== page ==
With those principles in mind, let’s next look at the three major components of my total body transformation — the actual practices that made it possible:
1) INTENSE CARDIO
This may be obvious, considering this is a running blog and I am a runner, but that doesn’t diminish its importance. I lost all the “fat” I had by running a bunch. And it’s not like I have been running crazy mileage forever either. In 2010 I averaged 25 miles a week. In 2011 it went up to about 40 miles a week. This year I’m averaging 70 miles a week, but such mileage is not necessary to lose the fat.
What is necessary is getting that heart rate up. One can do this by swimming, biking, boxing, jazzercising… it doesn’t matter. Just devote some time (20 minutes a day would be a good start) to an activity that requires a sustained, elevated heart rate.
The effects of my intense cardio sessions (running mostly) were that, after about 12 months, I eventually reached my ideal base weight — a number backed up by simple body mass index formulas.
This is probably the hardest aspect of body sculpting, but I assure you it is the most important. And it is possible. Again, it just takes determination, practice and discipline. The truth is: what you put into your body is paramount to how it will look and operate. For me, adhering to a good diet required a complete overhaul of my understanding of food — where it comes from, how it is prepared, how it affects my body. Realizing I knew very little about general nutrition and the science around it, I bought some books and read up on it. What I discovered was as exciting as it was alarming.
The most important step I took was eliminating virtually all processed foods from my diet. I got rid of anything full of high fructose corn syrup and eschewed all other engineered food products. I stopped drinking calories. No more soda. No more concentrated “juices”. No more crap. I stopped boozing.
I quit eating fast food (the WORST!!!). When eating out, I opted for the healthier options whenever possible. And most importantly, I began to focus my diet on a variety of whole foods, paying special attention to those categorized as “super foods” (whole grains, leafy greens, berries, quinoa, legumes, eggs, Greek yogurt, sweet potatoes, broccoli, almonds, salmon, etc.).
Dessert became a four-letter word. That is not to say I wouldn’t, on occasion, partake in a small bit of ice cream or a cookie now and then, but those occasions became extremely rare. Even now, I have little room for junk food (pizza, sweets, chips, etc) in my diet. Every great once in a while I will indulge, but I often don’t feel too well afterward — my body’s way of reminding me that that shit is not good for me — so such happenings are rare.
In fact, I would assume very few people get the beach body by eating like shit. It’s just not conducive to how our bodies work, naturally. Our bodies respond to good, wholesome, nutrient rich foods, not engineered foodstuffs full of ingredients that no one can pronounce.
3) SUPPLEMENTAL BODY & CORE SPECIFIC TRAINING
If you have the intense cardio down and you’re eating right, you should already be looking pretty damn good! What is left is only a matter of specificity. Decide what it is you want, then do the work it takes to get it. I wanted a six-pack. So I started doing workouts that focus on the core. Outside of running, I like to box, so I trained with some boxers in my neighborhood and picked their brains for advice. I bought books on core training. I started to see results (albeit slowly, remember, these things take time) within six months or so and I just kept at it until the definition finally arrived. And when my training needed a bit of variety — a boost to get into that pop-out territory, I eventually hired a trainer to teach me more advanced workouts. I learned them well and I teach them now .
I should also add that, in my supplemental body and core specific training, I do not lift a lot of traditional weights. I do from time to time, but I’m a runner. I need to be as lean as possible, while still maintaining a high level of strength and support. Instead of lifting weights, I utilize full body weight training. Resistance training. I do some band work and a few kettle bell workouts, but otherwise, all of the exercises I do require little else than my own body (think push-ups, pull-ups, dips, planks, etc).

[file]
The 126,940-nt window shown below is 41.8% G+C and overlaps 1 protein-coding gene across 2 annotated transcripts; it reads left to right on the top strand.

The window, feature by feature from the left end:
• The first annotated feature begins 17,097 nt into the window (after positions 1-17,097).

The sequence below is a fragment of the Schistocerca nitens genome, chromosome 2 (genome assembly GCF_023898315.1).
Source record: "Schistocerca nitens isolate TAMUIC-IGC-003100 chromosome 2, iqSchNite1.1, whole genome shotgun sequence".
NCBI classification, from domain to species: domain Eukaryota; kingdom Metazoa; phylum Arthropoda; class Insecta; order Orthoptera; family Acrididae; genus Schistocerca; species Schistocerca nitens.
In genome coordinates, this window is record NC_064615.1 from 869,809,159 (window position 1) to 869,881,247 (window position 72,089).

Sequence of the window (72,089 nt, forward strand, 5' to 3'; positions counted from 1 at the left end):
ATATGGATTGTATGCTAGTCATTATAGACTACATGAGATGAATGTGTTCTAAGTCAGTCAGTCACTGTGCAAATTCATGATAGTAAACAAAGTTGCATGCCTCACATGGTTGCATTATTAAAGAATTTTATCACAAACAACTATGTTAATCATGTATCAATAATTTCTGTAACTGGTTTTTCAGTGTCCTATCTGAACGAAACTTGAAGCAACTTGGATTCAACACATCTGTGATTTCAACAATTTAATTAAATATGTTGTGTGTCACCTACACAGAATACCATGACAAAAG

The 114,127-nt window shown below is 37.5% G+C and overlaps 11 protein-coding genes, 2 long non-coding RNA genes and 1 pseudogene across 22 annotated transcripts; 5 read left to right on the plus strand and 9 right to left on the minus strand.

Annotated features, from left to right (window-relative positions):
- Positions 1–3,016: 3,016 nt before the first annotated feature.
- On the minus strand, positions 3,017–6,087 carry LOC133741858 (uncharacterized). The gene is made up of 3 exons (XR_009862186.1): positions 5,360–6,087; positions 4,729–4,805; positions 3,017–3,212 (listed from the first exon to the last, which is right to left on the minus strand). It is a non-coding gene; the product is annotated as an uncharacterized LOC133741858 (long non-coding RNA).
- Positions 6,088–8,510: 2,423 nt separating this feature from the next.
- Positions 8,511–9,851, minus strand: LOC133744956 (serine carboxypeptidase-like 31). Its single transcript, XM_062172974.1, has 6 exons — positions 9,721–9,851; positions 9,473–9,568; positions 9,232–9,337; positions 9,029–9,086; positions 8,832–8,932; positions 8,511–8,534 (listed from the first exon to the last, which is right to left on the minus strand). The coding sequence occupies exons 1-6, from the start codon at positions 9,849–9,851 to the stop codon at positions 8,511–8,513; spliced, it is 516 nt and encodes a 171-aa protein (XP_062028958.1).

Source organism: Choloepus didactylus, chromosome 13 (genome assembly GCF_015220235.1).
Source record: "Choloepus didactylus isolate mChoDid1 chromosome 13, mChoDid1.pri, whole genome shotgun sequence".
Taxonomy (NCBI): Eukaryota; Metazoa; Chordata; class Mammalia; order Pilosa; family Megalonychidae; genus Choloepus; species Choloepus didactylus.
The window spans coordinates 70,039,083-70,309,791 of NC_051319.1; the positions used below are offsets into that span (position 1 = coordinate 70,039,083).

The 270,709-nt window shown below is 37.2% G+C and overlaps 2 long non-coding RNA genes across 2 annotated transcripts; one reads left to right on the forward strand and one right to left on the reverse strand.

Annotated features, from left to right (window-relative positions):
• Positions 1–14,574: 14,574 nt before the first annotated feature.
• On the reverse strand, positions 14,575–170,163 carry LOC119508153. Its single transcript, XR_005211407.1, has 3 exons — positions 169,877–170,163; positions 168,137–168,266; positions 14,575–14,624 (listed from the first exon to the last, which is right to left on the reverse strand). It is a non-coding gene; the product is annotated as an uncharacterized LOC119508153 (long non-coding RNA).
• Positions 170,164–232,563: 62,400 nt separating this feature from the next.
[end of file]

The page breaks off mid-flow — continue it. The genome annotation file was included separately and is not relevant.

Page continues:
The key to this sort of training, in my opinion, is to vary the exercises. Just like with food, the more varied, the better. If I am doing my workouts correctly, I should experience soreness in the day or two after. Of course, like any other exercise, intensity should be based on whatever the body has that day, but in general, I like to push myself to get just one more sit-up… just one more push-up… just… one… MORE!!!
BUT WHAT DO YOU ACTUALLY DO, JEFF???
When I put it all together, it goes something like this:
I run. Six days a week. The distance varies, and I run at different intensities, but the heart rate is always elevated.
I do two or three 40-60 minute supplemental body and core specific workouts, depending on how my body feels that week.
Here is an example workout. Keep in mind that I prefer the active recovery model, so I’m never fully resting. I generally do two sets of each exercise, and in between sets I jump rope as “rest”:
Up-down push ups into high bar pull-ups
One legged squats
Hanging leg raises
Dips into knee raises
I eat well. I eat a variety of whole foods, focusing on the “super” foods.
I also sleep 7-9 hours every night.
I don’t drink much alcohol. And when I do drink, I only have a few.
I take one day off a week — from everything — and I force myself to kick my feet up and enjoy a good game or movie or book.
But, MORE than anything:
I believe in myself and I believe in what I am able to do, physically and mentally. I feel like every day is an opportunity to get better, to do the work it takes to be who I want to be. It’s something we are all capable of, every single one of us.
So what are you waiting for?
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PS. I am not a doctor. The above is not intended to be medical advice. Always consult with your doctor if there are doubts. If you are interested in getting started yourself and want a learned trainer to get you there, please let me know.
The Art of Rest
Rest. Wow. What a concept.
After months and months of solid training. With a strong base. A calculated taper.
You go out and run the race of your life.
Then you get to rest.
I like to give myself 2 to 3 weeks of just playful recovery/rest. Go run when I feel like it. Don’t follow a plan. Leave the watch at home. I put on the shoes that look good at the time and go run wherever I feel drawn. Sometimes it’s just 5 miles around the neighborhood and sometimes it’s a nice, slow 6-hour adventure on single track.
You wanna veg out for three days and watch streaming epsiodes of Breaking Bad? Wanna stay up til midnight, Google surf and eat a bowl of cereal before you go to sleep? DO IT! You earned it!
And it feels awesome. Knowing that in a few weeks I’ll be back to the hard, disciplined grind of training for that target event makes the few weeks of active rest a damn fine prize. It refreshes me. Reminds me why I love to run. Makes me hunger and want it again.
I always do. I always want it again.